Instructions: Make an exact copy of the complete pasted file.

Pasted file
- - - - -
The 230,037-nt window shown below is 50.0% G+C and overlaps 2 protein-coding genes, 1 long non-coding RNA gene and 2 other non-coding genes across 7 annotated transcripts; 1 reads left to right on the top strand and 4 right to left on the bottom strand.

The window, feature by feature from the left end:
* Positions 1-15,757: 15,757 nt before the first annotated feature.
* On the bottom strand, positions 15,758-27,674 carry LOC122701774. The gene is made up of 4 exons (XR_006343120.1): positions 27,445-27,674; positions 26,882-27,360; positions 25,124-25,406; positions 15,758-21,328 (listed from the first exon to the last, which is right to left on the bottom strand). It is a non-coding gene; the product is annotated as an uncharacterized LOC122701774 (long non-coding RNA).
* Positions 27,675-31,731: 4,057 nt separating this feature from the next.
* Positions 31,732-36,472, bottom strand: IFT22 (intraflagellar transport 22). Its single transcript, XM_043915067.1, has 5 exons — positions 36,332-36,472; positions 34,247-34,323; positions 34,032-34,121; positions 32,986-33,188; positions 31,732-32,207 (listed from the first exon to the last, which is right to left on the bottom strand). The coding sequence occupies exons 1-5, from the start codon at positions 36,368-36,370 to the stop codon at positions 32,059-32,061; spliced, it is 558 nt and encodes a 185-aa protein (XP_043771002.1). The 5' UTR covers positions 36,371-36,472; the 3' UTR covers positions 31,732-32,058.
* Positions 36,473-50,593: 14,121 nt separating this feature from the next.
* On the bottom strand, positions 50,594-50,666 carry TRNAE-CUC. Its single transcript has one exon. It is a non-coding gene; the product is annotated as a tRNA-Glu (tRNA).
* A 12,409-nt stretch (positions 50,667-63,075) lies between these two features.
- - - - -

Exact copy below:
The 230,037-nt window shown below is 50.0% G+C and overlaps 2 protein-coding genes, 1 long non-coding RNA gene and 2 other non-coding genes across 7 annotated transcripts; 1 reads left to right on the top strand and 4 right to left on the bottom strand.

The window, feature by feature from the left end:
* Positions 1-15,757: 15,757 nt before the first annotated feature.
* On the bottom strand, positions 15,758-27,674 carry LOC122701774. The gene is made up of 4 exons (XR_006343120.1): positions 27,445-27,674; positions 26,882-27,360; positions 25,124-25,406; positions 15,758-21,328 (listed from the first exon to the last, which is right to left on the bottom strand). It is a non-coding gene; the product is annotated as an uncharacterized LOC122701774 (long non-coding RNA).
* Positions 27,675-31,731: 4,057 nt separating this feature from the next.
* Positions 31,732-36,472, bottom strand: IFT22 (intraflagellar transport 22). Its single transcript, XM_043915067.1, has 5 exons — positions 36,332-36,472; positions 34,247-34,323; positions 34,032-34,121; positions 32,986-33,188; positions 31,732-32,207 (listed from the first exon to the last, which is right to left on the bottom strand). The coding sequence occupies exons 1-5, from the start codon at positions 36,368-36,370 to the stop codon at positions 32,059-32,061; spliced, it is 558 nt and encodes a 185-aa protein (XP_043771002.1). The 5' UTR covers positions 36,371-36,472; the 3' UTR covers positions 31,732-32,058.
* Positions 36,473-50,593: 14,121 nt separating this feature from the next.
* On the bottom strand, positions 50,594-50,666 carry TRNAE-CUC. Its single transcript has one exon. It is a non-coding gene; the product is annotated as a tRNA-Glu (tRNA).
* A 12,409-nt stretch (positions 50,667-63,075) lies between these two features.